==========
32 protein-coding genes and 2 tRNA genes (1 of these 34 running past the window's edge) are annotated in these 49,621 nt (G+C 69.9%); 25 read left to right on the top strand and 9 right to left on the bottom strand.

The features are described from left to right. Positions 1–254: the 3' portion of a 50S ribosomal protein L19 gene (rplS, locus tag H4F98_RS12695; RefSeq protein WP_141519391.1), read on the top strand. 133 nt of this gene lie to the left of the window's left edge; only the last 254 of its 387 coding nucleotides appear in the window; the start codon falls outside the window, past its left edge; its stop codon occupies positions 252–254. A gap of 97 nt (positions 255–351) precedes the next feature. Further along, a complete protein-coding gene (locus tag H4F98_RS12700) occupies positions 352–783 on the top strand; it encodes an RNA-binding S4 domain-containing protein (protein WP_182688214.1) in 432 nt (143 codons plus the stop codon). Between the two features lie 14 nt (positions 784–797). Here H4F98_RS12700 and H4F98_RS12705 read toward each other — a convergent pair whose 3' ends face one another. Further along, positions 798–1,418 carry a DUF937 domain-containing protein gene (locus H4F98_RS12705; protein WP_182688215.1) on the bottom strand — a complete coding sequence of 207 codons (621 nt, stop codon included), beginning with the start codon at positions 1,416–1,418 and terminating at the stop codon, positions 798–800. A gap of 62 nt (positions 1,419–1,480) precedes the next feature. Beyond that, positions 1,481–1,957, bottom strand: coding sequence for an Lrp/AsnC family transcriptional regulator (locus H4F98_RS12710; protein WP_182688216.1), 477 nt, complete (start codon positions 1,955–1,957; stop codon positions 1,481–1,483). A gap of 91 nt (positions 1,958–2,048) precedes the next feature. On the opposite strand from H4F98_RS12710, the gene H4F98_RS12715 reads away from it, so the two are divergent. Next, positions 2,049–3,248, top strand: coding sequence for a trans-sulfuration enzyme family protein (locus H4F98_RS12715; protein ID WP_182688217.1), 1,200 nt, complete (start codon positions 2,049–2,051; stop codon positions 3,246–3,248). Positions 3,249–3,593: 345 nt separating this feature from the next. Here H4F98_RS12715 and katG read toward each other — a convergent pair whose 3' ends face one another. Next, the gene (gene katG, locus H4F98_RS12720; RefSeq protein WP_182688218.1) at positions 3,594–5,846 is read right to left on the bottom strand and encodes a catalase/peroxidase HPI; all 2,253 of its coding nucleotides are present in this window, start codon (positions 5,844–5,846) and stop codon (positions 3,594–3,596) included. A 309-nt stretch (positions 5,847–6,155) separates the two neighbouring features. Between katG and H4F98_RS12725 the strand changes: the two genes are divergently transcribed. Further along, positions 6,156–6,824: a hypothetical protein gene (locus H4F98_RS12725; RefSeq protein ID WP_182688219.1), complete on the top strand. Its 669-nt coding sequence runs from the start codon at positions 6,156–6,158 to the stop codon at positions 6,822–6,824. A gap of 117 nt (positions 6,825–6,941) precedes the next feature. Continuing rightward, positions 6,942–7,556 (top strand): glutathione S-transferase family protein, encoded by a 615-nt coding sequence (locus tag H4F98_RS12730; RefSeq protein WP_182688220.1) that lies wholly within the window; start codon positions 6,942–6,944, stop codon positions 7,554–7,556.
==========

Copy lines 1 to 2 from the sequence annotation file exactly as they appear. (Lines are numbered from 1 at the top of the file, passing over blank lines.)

32 protein-coding genes and 2 tRNA genes (1 of these 34 running past the window's edge) are annotated in these 49,621 nt (G+C 69.9%); 25 read left to right on the top strand and 9 right to left on the bottom strand.

The features are described from left to right. Positions 1–254: the 3' portion of a 50S ribosomal protein L19 gene (rplS, locus tag H4F98_RS12695; RefSeq protein WP_141519391.1), read on the top strand. 133 nt of this gene lie to the left of the window's left edge; only the last 254 of its 387 coding nucleotides appear in the window; the start codon falls outside the window, past its left edge; its stop codon occupies positions 252–254. A gap of 97 nt (positions 255–351) precedes the next feature. Further along, a complete protein-coding gene (locus tag H4F98_RS12700) occupies positions 352–783 on the top strand; it encodes an RNA-binding S4 domain-containing protein (protein WP_182688214.1) in 432 nt (143 codons plus the stop codon). Between the two features lie 14 nt (positions 784–797). Here H4F98_RS12700 and H4F98_RS12705 read toward each other — a convergent pair whose 3' ends face one another. Further along, positions 798–1,418 carry a DUF937 domain-containing protein gene (locus H4F98_RS12705; protein WP_182688215.1) on the bottom strand — a complete coding sequence of 207 codons (621 nt, stop codon included), beginning with the start codon at positions 1,416–1,418 and terminating at the stop codon, positions 798–800. A gap of 62 nt (positions 1,419–1,480) precedes the next feature. Beyond that, positions 1,481–1,957, bottom strand: coding sequence for an Lrp/AsnC family transcriptional regulator (locus H4F98_RS12710; protein WP_182688216.1), 477 nt, complete (start codon positions 1,955–1,957; stop codon positions 1,481–1,483). A gap of 91 nt (positions 1,958–2,048) precedes the next feature. On the opposite strand from H4F98_RS12710, the gene H4F98_RS12715 reads away from it, so the two are divergent. Next, positions 2,049–3,248, top strand: coding sequence for a trans-sulfuration enzyme family protein (locus H4F98_RS12715; protein ID WP_182688217.1), 1,200 nt, complete (start codon positions 2,049–2,051; stop codon positions 3,246–3,248). Positions 3,249–3,593: 345 nt separating this feature from the next. Here H4F98_RS12715 and katG read toward each other — a convergent pair whose 3' ends face one another. Next, the gene (gene katG, locus H4F98_RS12720; RefSeq protein WP_182688218.1) at positions 3,594–5,846 is read right to left on the bottom strand and encodes a catalase/peroxidase HPI; all 2,253 of its coding nucleotides are present in this window, start codon (positions 5,844–5,846) and stop codon (positions 3,594–3,596) included. A 309-nt stretch (positions 5,847–6,155) separates the two neighbouring features. Between katG and H4F98_RS12725 the strand changes: the two genes are divergently transcribed. Further along, positions 6,156–6,824: a hypothetical protein gene (locus H4F98_RS12725; RefSeq protein ID WP_182688219.1), complete on the top strand. Its 669-nt coding sequence runs from the start codon at positions 6,156–6,158 to the stop codon at positions 6,822–6,824. A gap of 117 nt (positions 6,825–6,941) precedes the next feature. Continuing rightward, positions 6,942–7,556 (top strand): glutathione S-transferase family protein, encoded by a 615-nt coding sequence (locus tag H4F98_RS12730; RefSeq protein WP_182688220.1) that lies wholly within the window; start codon positions 6,942–6,944, stop codon positions 7,554–7,556.